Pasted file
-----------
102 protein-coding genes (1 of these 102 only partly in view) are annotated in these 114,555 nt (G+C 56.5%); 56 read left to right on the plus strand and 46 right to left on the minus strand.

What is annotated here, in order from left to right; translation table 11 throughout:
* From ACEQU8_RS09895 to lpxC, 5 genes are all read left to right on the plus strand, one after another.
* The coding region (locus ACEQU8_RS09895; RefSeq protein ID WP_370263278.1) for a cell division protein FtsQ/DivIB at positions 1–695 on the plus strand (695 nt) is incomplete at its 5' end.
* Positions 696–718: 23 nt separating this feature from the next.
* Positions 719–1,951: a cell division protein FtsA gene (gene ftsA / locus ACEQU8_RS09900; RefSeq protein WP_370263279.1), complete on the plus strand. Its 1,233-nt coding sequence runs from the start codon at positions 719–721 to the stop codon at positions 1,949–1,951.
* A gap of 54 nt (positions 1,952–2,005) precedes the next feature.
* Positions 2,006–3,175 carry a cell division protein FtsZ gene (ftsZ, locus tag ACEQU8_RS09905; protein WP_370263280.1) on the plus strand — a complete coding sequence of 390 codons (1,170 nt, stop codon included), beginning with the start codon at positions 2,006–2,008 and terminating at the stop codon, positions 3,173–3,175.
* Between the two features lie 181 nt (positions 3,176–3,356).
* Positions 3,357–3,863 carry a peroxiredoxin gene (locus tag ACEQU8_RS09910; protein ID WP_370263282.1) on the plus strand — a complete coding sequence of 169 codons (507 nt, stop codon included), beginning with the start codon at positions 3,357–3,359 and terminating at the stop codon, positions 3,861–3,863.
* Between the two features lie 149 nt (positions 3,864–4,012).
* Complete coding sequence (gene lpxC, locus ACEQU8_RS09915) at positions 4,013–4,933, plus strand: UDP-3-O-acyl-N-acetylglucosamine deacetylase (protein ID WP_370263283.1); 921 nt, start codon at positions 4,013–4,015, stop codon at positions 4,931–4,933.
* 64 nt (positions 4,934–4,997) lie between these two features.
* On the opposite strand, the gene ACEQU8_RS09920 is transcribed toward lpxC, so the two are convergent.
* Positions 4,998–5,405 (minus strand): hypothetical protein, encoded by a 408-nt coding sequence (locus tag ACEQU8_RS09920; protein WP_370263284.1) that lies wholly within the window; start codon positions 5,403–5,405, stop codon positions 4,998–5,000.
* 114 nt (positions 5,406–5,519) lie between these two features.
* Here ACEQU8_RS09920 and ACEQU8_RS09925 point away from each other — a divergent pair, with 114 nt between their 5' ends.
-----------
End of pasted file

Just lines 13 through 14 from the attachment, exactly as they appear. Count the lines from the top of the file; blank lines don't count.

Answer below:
* 64 nt (positions 4,934–4,997) lie between these two features.
* On the opposite strand, the gene ACEQU8_RS09920 is transcribed toward lpxC, so the two are convergent.